A vast, natural treasure — and a vital part of the nation’s economy — Alaska’s oceans face the climate crisis head-on
Covering 900,000 square miles, Alaska’s offshore waters are a world of wonder! Marine mammals that occur nowhere else in the nation—polar bears, walrus, ice seals, Steller sea lions—are found throughout Alaska’s waters. The largest remaining wild salmon populations in the world journey out to these seas.
For millennia, Alaska’s oceans have provided traditional Native cultures with food to survive and thrive. Fishing is worth $1.7 billion a year to Alaska’s economy—the state’s largest industry based on a renewable resource. And Alaska fisherman risk life and limb to harvest 50% of U.S. seafood from Alaska’s waters to our dinner plates.
Beneath the surface, researchers have recently discovered ancient coral gardens. Located off Alaska’s Aleutian Islands are the highest diversity of cold water corals in the world and the most spectacular ever seen!
Though Alaska’s oceans are wild and remote, human exploitation is taking its toll.
The threat: changing the ocean — forever
Climate change is drastically shrinking the Arctic ice pack, while the warmer water is disrupting the undersea ecosystems. As carbon dioxide pollution floods the atmosphere, it dissolves into the world’s oceans, making them more acidic, which is starting to kill off the microscopic marine life at the base of the ocean food chain. Oil companies are eager to drill in Alaska’s stormy, ice-choked northern waters, even though any spill would be a disaster and these companies have no capacity to respond to an oil spill in Arctic seas.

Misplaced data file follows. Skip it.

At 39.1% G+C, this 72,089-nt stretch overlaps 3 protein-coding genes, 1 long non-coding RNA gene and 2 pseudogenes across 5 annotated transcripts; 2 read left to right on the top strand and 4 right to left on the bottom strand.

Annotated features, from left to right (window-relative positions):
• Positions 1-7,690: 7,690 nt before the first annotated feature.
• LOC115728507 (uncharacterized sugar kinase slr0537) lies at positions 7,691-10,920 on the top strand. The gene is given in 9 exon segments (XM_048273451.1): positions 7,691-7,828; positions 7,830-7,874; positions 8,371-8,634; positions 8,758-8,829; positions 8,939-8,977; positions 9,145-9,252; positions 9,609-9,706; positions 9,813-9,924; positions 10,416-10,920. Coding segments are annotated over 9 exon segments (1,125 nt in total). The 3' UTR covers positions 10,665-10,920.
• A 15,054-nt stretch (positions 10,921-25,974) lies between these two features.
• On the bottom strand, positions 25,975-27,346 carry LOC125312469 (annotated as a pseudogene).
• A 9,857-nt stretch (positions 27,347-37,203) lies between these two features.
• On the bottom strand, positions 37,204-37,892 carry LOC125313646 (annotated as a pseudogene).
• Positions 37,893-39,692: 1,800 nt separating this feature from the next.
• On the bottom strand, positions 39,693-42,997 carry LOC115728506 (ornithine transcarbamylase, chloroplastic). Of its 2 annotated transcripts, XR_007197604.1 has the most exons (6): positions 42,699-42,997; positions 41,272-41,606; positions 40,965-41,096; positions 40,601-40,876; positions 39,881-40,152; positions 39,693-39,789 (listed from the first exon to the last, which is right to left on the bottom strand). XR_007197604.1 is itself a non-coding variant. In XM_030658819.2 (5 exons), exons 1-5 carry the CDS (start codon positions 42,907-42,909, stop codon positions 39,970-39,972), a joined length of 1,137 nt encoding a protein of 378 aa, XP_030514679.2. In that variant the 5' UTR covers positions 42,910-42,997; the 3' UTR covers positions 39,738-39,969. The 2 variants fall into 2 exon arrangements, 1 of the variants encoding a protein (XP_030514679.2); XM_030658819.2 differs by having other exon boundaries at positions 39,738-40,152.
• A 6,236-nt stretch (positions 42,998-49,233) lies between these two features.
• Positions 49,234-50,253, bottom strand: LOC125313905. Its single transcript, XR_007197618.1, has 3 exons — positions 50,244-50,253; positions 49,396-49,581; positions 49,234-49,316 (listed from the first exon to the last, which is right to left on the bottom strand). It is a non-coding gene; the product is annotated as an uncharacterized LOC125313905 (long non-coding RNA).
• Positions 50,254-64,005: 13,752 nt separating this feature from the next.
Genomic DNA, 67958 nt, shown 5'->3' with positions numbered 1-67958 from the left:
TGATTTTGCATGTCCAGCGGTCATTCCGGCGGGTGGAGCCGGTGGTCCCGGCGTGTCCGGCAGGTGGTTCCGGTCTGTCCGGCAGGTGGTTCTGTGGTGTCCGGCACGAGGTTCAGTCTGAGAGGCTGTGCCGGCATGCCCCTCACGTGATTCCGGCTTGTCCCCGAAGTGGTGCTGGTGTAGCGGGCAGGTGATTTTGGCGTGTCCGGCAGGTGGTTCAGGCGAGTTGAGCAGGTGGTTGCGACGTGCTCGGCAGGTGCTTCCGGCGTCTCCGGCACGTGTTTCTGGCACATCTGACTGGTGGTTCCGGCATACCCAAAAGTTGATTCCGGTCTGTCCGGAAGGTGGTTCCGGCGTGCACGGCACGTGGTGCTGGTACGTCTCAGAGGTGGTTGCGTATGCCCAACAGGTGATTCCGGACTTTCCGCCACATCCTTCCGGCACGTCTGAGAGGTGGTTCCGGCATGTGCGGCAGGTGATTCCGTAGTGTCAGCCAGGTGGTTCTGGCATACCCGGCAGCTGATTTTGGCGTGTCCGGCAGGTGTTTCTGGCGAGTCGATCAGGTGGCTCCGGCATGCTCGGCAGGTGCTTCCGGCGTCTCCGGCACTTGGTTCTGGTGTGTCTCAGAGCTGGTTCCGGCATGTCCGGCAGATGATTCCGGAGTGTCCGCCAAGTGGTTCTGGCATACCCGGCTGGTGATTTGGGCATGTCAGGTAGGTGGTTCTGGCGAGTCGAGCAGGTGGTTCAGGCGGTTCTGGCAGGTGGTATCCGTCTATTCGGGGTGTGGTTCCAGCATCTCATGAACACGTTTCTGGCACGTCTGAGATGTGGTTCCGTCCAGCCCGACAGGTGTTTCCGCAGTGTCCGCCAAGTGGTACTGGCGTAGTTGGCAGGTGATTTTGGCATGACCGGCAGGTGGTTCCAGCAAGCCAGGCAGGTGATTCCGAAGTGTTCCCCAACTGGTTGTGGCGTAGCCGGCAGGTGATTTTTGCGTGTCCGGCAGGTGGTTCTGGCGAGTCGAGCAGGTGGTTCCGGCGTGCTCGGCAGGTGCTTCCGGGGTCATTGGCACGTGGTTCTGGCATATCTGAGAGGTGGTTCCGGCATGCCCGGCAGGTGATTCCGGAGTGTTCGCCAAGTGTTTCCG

A dozen species are already listed under the Endangered Species Act, including the polar bear, Steller sea lion, and several types of birds and whales. Bottom-trawl nets from industrial fishing fleets ravage the sea floor as they scoop up tons of fish at a time. Each year, thousands of cargo ships in the Asia trade pass through, braving the region’s hurricane-force winds, creating the risk of catastrophic spills.
Limiting the impact
Alaska Conservation Foundation supports and provides funding to groups like Bering Sea Elders and Alaska Marine Conservation Council as well as Alaska Native tribes working on a range of issues, including:
- limiting the devastating impacts of industrial fishing in the Bering Sea;
- regulating international shipping through Alaska’s marine waters; and
- limiting ocean contaminants and industrial development—including offshore oil development—in polar seas.
Alaska Conservation Foundation also provides operating support to groups that are helping protect the rest of Alaska’s oceans and stands ready to help those groups responding to urgent new threats and emerging opportunities.
You can help!
Donate today to Alaska Conservation Foundation to help keep Alaska’s ocean defense forces strong and it’s coastal communities healthy.